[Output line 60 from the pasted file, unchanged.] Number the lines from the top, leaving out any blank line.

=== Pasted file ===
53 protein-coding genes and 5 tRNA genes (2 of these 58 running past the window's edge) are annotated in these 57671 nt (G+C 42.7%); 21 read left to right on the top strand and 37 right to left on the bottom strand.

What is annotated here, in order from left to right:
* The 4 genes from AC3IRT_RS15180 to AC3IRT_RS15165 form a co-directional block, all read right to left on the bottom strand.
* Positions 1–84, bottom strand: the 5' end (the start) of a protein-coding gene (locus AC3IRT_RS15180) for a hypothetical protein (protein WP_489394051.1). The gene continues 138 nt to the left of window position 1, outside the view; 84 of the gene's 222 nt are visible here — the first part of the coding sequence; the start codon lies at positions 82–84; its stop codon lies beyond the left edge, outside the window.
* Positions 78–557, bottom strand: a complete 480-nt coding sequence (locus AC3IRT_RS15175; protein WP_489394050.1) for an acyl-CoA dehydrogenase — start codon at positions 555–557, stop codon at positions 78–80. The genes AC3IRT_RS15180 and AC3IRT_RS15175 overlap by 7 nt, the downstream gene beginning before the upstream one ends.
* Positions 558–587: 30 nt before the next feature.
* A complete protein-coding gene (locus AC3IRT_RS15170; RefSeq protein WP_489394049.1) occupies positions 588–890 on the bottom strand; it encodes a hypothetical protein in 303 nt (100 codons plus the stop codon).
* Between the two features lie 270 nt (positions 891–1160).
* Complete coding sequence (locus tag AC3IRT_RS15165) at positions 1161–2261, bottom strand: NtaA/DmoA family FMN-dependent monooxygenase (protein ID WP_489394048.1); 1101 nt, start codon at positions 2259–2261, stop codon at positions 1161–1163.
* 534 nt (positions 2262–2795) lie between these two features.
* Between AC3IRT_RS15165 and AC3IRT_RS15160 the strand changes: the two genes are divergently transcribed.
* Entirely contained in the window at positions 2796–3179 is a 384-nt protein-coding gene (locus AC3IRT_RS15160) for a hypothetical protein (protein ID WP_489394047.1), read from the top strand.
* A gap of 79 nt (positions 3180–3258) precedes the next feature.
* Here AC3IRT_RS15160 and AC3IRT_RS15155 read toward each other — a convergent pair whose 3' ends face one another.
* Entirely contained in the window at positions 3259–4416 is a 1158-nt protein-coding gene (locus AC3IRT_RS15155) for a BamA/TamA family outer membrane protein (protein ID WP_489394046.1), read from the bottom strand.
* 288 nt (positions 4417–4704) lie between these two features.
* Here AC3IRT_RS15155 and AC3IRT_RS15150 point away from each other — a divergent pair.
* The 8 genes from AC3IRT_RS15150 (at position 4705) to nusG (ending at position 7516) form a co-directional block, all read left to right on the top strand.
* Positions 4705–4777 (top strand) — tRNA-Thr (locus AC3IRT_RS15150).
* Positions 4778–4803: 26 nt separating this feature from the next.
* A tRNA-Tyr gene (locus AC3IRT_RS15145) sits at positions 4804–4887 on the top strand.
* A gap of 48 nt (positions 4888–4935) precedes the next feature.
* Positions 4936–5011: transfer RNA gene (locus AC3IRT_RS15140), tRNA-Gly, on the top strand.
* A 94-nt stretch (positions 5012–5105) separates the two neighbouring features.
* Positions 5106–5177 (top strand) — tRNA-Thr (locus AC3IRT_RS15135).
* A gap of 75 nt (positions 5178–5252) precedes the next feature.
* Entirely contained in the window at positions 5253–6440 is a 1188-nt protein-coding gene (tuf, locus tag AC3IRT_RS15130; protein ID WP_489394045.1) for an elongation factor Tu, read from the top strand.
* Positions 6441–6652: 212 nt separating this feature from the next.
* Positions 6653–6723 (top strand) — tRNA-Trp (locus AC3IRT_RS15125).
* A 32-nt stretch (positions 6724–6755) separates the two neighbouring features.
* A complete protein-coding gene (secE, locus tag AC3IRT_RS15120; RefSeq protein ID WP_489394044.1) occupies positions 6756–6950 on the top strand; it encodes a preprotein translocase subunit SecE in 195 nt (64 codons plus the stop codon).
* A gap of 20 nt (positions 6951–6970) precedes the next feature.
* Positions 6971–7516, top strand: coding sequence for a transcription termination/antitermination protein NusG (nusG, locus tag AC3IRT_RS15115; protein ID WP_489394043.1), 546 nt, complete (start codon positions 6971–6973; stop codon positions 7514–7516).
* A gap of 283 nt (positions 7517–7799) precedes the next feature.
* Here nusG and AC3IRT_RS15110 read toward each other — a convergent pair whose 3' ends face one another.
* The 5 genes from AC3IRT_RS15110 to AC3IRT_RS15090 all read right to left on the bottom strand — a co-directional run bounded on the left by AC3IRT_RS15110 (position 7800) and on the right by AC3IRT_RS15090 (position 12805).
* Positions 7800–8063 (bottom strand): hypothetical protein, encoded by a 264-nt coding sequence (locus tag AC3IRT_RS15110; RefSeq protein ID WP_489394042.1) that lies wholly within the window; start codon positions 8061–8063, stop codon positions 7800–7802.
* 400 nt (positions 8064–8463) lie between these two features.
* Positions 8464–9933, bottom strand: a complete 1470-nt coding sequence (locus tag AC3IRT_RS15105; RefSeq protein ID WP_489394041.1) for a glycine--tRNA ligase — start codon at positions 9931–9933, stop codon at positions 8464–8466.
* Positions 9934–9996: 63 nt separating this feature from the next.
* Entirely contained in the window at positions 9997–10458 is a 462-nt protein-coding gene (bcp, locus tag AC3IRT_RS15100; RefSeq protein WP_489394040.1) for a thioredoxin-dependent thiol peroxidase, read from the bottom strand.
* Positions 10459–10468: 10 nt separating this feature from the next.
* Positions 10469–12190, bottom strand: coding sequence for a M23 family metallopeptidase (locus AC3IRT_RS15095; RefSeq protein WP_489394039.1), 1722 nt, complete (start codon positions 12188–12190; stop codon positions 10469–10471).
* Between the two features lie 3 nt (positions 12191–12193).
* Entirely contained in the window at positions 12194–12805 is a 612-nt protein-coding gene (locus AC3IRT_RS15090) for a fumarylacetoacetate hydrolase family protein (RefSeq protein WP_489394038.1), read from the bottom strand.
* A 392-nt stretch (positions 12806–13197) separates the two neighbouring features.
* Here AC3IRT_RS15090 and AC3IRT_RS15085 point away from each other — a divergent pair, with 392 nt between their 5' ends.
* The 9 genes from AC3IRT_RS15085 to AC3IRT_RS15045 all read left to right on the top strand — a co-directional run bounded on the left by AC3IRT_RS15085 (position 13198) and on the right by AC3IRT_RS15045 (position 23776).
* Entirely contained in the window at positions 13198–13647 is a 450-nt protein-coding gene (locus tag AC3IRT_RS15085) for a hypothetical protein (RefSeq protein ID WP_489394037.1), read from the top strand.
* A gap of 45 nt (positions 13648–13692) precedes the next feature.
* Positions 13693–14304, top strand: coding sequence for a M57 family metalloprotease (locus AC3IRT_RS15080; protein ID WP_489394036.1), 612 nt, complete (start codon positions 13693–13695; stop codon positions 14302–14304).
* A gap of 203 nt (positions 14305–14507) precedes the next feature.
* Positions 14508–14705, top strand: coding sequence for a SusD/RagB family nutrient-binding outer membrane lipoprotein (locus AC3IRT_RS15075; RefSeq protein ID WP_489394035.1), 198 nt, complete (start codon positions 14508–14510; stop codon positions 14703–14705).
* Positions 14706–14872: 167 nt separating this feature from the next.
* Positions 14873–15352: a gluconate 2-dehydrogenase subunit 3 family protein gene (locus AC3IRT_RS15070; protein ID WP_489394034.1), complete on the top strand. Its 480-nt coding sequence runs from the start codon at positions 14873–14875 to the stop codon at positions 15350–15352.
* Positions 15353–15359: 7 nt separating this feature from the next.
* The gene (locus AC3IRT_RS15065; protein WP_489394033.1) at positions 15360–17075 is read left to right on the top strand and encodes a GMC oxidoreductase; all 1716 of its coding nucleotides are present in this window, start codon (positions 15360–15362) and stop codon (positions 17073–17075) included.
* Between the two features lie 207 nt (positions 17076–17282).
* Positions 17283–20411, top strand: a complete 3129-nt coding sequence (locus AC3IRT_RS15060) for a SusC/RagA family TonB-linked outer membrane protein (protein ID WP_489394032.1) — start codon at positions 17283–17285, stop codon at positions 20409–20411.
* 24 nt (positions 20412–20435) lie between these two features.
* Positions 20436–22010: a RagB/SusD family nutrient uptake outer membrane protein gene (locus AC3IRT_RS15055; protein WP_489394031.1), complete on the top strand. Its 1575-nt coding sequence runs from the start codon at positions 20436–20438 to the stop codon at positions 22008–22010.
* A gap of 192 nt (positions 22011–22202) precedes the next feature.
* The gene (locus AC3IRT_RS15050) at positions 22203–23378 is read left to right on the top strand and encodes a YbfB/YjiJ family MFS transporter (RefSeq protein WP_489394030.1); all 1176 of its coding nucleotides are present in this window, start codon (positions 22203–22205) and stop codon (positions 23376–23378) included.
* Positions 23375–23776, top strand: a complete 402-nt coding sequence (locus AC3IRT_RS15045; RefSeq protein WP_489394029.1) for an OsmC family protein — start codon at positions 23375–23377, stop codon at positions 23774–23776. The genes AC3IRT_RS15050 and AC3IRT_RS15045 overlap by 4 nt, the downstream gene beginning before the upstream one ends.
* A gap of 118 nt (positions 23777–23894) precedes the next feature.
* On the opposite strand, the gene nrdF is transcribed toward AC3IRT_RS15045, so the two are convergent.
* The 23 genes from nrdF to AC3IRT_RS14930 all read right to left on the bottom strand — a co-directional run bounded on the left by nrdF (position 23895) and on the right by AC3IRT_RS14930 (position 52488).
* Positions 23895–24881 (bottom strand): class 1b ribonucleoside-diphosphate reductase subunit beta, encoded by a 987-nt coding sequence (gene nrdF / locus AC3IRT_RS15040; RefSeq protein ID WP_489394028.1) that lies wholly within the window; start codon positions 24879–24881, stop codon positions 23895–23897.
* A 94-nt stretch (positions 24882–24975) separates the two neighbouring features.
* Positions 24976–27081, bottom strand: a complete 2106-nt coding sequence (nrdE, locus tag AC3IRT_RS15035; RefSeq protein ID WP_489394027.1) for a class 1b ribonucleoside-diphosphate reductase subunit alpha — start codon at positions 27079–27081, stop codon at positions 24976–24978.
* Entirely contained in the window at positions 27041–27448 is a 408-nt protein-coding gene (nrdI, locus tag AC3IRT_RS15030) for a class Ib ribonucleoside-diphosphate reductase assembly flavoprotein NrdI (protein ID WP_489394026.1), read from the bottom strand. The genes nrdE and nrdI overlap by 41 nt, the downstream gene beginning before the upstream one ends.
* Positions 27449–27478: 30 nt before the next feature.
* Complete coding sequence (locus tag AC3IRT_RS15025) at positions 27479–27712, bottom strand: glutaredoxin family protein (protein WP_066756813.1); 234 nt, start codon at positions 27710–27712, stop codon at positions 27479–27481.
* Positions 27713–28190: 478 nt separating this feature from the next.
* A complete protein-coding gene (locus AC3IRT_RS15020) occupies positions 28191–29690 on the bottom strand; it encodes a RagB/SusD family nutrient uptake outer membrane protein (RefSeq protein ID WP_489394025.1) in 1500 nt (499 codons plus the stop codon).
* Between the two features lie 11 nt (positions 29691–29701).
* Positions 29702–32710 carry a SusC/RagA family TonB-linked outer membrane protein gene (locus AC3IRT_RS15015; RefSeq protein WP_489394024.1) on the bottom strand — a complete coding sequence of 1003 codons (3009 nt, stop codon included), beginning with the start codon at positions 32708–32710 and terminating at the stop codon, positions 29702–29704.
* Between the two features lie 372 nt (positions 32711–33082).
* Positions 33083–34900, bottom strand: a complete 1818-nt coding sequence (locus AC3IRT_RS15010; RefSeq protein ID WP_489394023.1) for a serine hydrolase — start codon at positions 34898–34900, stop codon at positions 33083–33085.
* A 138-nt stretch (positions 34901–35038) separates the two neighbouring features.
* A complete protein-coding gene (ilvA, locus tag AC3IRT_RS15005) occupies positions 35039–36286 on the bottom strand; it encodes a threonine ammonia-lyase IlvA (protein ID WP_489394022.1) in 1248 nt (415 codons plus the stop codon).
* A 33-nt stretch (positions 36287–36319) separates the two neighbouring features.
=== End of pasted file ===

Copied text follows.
* 24 nt (positions 20412–20435) lie between these two features.